Questions From A Newbie

Discussion in 'THE CROTON SOCIETY' started by Jerry@TreeZoo, Oct 7, 2009.

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  1. Jerry@TreeZoo

    Jerry@TreeZoo Well-Known Member

    OK everybody here are my questions. This is related to the Arboretum's new garden and keeping in mind that we have plenty of room to do what we want.

    1. What plants would you recommend as companion plants? My instincts would say that most plants around crotons should be mostly green and not colorful or variegated. This would frame them without competing with them. Two examples would be liriope for groundcover and podocarpus for background. This would not encompass the canopy of trees and palms above the crotons though, which could be as colorful as you like. What do you think?

    2. For the best display, would you plant crotons as single specimens or in groups or beds?

    3. What spacing would you use? One variety touching another or separated?

    4. How would you organize the garden? Keeping related names close like King of Siam next to Queen of Siam? Keeping all colors together flowing into the next shade so that the start of the garden might be mainly yellows but then transitions to greens, then pinks then reds then darks? Group them by the source or origin of the variety?

    5. What question am I not asking that you think I should ask?

    Thanks in advance.

  2. fawnridge

    fawnridge Well-Known Member

    Western Boca Raton
    1. Ferns. They have similar needs in terms of water, light, and fertilizer, and they will grow to cover the legs of the Crotons. You'll see this here on the 17th.
    2. Groups of three so they look full and multiple groups of each one so that if a group is destroyed by a storm, the other ones will survive.
    3. If they touch, make sure you can tell them apart as separate varieties.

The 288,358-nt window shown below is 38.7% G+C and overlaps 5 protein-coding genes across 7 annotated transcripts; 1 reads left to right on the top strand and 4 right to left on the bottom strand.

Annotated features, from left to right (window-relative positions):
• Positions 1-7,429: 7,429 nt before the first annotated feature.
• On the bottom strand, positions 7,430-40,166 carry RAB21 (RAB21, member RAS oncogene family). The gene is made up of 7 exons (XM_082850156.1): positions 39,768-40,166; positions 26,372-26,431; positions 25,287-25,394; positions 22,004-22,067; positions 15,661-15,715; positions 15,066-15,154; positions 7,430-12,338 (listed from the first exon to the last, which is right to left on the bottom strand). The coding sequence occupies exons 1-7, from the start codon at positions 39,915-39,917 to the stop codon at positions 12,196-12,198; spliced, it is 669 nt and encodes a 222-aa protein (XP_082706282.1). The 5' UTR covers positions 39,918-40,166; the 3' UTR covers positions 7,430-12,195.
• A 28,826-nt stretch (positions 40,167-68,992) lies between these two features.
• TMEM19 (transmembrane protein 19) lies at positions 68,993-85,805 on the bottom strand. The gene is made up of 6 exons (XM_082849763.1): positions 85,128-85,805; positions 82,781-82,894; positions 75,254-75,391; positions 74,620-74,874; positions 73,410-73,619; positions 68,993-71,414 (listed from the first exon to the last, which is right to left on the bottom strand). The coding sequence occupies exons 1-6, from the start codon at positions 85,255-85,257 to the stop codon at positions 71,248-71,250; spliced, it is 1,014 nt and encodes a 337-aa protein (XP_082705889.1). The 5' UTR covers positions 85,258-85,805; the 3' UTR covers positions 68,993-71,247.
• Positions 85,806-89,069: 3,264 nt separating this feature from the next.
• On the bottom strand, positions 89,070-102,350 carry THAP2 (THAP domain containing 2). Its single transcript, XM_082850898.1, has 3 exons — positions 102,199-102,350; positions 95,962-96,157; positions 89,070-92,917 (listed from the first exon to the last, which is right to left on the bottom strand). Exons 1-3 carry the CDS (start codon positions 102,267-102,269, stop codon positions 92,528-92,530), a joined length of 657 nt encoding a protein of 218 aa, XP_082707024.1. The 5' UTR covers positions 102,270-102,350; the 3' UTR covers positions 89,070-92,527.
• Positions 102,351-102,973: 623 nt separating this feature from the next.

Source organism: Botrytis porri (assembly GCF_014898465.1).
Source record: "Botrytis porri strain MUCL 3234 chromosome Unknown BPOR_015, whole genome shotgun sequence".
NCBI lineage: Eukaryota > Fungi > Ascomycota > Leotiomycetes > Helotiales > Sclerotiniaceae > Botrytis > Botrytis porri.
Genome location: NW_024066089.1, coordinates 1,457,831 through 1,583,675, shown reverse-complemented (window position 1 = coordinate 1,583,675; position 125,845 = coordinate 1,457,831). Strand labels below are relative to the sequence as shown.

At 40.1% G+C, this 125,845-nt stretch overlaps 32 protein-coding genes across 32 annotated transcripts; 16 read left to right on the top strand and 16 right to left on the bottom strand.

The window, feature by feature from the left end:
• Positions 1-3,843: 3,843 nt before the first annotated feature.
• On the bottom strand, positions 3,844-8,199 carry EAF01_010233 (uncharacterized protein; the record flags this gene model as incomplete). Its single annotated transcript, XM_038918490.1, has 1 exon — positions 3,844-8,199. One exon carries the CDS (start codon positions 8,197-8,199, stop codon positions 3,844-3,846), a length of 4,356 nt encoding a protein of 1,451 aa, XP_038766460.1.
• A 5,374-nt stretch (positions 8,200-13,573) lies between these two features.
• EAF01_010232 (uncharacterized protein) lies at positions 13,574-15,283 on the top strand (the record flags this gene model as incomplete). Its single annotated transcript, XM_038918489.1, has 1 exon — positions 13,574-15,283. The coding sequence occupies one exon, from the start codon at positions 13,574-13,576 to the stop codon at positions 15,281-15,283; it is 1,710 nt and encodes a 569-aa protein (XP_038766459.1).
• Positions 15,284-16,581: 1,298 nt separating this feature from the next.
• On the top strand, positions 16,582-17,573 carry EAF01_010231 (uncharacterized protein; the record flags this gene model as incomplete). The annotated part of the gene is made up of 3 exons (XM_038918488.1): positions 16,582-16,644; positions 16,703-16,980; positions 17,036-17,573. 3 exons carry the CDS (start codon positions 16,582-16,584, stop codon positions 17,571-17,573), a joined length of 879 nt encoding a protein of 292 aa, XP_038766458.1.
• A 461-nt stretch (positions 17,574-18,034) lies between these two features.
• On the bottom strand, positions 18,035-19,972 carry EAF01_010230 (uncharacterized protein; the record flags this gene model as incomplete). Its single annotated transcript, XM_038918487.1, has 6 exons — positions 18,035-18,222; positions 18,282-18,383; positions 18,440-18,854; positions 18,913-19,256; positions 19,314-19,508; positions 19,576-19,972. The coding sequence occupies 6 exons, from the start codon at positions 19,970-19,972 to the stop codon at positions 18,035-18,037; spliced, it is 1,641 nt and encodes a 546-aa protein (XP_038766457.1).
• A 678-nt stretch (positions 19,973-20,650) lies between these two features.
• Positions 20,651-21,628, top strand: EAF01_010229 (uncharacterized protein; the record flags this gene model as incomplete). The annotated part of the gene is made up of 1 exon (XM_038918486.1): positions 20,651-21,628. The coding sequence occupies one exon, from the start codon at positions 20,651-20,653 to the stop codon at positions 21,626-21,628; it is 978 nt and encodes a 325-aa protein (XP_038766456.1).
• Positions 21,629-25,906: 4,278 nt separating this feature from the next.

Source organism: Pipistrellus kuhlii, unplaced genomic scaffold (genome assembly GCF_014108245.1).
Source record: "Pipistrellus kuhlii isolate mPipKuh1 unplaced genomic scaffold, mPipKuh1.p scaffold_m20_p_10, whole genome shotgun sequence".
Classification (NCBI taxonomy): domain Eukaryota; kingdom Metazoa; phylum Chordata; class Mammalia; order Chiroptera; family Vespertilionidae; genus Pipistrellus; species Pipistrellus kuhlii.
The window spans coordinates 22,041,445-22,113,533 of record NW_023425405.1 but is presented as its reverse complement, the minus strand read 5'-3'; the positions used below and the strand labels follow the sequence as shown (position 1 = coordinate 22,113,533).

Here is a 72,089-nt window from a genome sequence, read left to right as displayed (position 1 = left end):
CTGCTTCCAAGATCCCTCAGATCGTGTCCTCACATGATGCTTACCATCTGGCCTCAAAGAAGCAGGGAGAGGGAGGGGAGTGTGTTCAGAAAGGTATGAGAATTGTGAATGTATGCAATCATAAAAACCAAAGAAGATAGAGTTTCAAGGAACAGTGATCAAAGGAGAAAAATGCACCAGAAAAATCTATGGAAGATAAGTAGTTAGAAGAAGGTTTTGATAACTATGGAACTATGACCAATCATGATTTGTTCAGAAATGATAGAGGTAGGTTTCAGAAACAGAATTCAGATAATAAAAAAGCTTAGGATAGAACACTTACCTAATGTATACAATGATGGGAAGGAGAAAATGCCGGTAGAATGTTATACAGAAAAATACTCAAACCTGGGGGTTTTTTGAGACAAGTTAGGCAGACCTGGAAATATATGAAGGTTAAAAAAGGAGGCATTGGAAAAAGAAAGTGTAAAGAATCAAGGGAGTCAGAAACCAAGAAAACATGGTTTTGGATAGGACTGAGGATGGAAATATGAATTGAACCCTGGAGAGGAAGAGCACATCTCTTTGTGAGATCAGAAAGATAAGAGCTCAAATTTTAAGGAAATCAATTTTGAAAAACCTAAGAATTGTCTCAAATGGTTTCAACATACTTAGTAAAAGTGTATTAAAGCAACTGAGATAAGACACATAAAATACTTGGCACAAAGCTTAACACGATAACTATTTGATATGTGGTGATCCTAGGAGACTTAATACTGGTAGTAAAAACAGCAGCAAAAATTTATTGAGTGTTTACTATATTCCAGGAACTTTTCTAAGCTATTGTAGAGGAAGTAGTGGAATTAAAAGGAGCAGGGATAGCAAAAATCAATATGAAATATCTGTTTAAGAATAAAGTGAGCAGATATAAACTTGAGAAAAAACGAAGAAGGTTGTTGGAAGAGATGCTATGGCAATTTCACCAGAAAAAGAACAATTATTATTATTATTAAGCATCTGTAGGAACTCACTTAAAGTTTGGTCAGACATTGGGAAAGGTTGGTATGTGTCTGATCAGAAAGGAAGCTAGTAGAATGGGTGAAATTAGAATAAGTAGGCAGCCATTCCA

4. Dissimilar varieties so that they each stand out.
    5. What's for lunch?
  3. Dypsisdean

    Dypsisdean Administrator Staff Member

    Big Island of Hawaii - Kona
    I may offer more later, but I would say when I hear words like Podocarpus, my first reaction is - why not plant something different or rare. Something that you don't see everyday. There's nothing I like better than visiting a garden and seeing plants I haven't seen before. And believe it or not, I still see plants every week that I haven't seen before when visiting some of the older gardens and nurseries around here. Some of them are really neat, and deserve to be more widely disseminated.

    In addition, while I don't know the exact climate you are dealing with, the other thing that turns me on about a garden is using fragrant plants. There are so many gardenias, etc. that really add to a garden. I don't think they are utilized near enough. Some are absolutely breathtaking. You get a whiff, and you have to track it down. Some also go crazy at night when you otherwise can't view the garden as well.

    A fast growing canopy tree or two (depending on space) like Enterolobium also add dimension, protection, and a sense of age to a garden. If space allows, you could also add a choice (rare) flowering and/or fragrant tree.
  4. Jeff Searle